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Today, though, he's on damage control. The concept of releasing Lunar was "no brand left behind," he says. The introduction of a new variety wasn't supposed to hurt the profit margins of other Boulevard beers. Most bars that stock Boulevard already have at least two tap handles pouring Wheat and Pale Ale. Bars might also assign Boulevard an extra tap for seasonal beers such as the Irish Ale offered around St. Patrick's Day. After Irish Ale's run this year, Boulevard's four sales reps teamed up with nine distributor reps to convince roughly 130 bars to flip Irish Ale taps to Lunar.
The brand has since surpassed expectations, accounting for 8 percent of Boulevard sales in Kansas City, Sullivan says. That makes it the company's third-most-popular beer but still far behind Pale Ale's 27 percent share.
But Lunar has yet to prove its value to bar owners. O'Dowd's lubes a lot of social drinkers, so the demand for a highbrow brew is low. Worse, O'Dowd's put Lunar on tap but pulled Pale Ale, hurting Boulevard's sales.
Colgan asks a blond barkeep to fetch a manager. When manager Brad Schneider appears, Colgan presents him with a shrink-wrapped package of 500 coasters.
"I was hoping we might be able to bring Pale Ale in, perhaps carry it in bottles," Colgan says.
"If we put it back on, we pull Lunar off," Schneider says. "That was the plan, to pull Lunar off anyway."
"Well, don't do that," Colgan says. "Keep it on, and we'll see where it goes. We'll keep on representing."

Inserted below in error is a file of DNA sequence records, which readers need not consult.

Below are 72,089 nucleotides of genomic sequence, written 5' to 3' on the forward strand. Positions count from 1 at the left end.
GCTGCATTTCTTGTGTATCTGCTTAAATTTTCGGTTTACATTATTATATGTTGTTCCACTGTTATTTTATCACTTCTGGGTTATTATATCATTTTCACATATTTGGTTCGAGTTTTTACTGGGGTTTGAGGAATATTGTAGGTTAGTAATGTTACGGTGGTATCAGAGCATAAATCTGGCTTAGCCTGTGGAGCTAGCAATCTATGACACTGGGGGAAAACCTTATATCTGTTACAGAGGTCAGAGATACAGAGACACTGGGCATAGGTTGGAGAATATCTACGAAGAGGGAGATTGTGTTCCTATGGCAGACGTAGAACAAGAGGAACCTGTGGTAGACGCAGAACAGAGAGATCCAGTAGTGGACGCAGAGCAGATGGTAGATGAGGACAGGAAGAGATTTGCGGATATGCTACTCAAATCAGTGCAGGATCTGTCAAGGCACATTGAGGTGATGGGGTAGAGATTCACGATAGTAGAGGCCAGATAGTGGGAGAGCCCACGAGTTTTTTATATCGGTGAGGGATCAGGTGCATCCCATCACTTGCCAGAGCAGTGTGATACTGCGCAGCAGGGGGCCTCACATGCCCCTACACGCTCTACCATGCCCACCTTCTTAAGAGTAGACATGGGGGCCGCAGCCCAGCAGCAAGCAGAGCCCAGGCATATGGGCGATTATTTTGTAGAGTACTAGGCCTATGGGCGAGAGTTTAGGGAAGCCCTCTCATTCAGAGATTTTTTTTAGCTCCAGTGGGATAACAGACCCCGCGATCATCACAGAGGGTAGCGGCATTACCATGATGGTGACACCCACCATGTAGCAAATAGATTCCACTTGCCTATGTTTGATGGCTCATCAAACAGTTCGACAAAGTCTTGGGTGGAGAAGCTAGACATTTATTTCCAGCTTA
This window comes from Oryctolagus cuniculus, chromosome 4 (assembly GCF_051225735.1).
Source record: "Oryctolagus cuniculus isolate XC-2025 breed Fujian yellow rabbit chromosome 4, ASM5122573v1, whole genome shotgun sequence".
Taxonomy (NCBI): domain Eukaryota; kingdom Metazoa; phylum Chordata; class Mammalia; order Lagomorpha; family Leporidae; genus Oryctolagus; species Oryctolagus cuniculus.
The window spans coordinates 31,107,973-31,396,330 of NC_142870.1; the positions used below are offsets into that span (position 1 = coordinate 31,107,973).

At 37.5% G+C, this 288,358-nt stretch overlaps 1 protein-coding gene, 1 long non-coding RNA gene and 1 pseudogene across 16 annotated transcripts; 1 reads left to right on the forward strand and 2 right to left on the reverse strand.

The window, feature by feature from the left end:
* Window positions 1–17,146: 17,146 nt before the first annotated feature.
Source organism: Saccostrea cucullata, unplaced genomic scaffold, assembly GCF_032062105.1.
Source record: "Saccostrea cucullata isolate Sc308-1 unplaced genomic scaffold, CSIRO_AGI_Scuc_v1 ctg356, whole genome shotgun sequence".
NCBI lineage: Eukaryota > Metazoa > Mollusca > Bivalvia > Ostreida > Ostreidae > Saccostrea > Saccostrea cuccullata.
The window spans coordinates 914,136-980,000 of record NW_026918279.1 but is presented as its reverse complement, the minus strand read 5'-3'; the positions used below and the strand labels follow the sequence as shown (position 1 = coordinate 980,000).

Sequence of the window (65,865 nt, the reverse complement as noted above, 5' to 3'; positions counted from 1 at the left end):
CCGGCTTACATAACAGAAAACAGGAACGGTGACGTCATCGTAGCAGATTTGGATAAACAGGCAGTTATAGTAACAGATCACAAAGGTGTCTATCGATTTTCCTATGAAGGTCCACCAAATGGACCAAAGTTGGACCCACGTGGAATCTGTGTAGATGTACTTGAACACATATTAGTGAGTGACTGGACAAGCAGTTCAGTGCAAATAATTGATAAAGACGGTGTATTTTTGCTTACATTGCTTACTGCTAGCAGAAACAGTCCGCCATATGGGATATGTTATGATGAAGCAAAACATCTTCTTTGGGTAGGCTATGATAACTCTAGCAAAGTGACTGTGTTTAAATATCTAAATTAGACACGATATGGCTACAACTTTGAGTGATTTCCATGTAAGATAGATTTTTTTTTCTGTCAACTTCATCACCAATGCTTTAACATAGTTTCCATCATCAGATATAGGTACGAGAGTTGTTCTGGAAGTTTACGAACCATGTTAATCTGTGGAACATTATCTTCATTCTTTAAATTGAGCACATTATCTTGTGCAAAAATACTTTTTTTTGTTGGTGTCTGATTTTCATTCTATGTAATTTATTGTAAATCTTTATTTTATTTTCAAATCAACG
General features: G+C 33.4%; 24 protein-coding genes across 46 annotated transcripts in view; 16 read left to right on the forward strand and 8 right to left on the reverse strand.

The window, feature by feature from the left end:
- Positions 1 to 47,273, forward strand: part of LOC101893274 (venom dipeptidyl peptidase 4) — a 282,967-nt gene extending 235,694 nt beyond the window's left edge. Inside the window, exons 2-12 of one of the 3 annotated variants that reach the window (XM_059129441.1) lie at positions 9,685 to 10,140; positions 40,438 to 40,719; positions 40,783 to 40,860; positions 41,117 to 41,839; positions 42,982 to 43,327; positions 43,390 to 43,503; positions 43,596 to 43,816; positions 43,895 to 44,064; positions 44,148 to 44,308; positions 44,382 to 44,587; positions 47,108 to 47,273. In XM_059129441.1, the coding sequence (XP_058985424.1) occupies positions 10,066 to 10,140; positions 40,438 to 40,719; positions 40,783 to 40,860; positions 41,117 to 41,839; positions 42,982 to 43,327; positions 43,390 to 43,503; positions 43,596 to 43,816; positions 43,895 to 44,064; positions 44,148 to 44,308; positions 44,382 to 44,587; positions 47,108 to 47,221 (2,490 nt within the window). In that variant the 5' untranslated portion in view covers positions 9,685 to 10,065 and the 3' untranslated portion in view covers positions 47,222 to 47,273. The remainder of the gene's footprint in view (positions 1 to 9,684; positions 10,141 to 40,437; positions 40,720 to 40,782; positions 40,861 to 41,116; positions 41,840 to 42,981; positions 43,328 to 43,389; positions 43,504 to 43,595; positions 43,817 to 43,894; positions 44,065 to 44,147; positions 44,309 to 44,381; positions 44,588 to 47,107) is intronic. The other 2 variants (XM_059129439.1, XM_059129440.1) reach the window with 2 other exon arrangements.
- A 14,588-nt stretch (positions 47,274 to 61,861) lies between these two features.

After Colgan leaves, Schneider asks a bartender's opinion of Lunar. "They usually try one and then switch to something else," she says.
It's the same across the city.
Tomfooleries never carried Lunar because managers there thought the demand wouldn't warrant it. The Granfalloon put the beer on tap at its Northland location, but the bar is about to pull it off.
At the Velvet Dog on Martini Corner, server Katie White puffs on a cigarette before a recent happy-hour shift. She says the bar pulled a Miller-brand keg to put Lunar on tap. But bartenders pour just a few glasses of Lunar each week. "It's gross," she says. "People miss the High Life."
And Lunar has been all but thrown out of Kauffman Stadium. Originally available in bottles and drafts at five locations around the ballpark, it is now being sold only on tap from just one stand and in bottles in two spots.
"We brought it in as sort of a test case, and it didn't sell as well as we thought," says Gael Doar, director of communications for the stadium's concessions contractor, Centerplate.
Direct competitors of Boulevard have welcomed Lunar for one reason: It hasn't drained their sales. "It's not a style of beer that competes with anything we produce," says Scott Poore, the state sales manager for New Belgium.
As Colgan leaves O'Dowd's empty-handed, he acknowledges: "You're gonna get fucked. You just have to suck it up."
Many brands are looking to take advantage of Boulevard getting fucked.
Jon Poteet is director of marketing for Boulevard's distributor, Central States Beverage Company. Poteet says the demand for so-called craft beers is exploding. "There is room for multiple brands because they are all growing right now."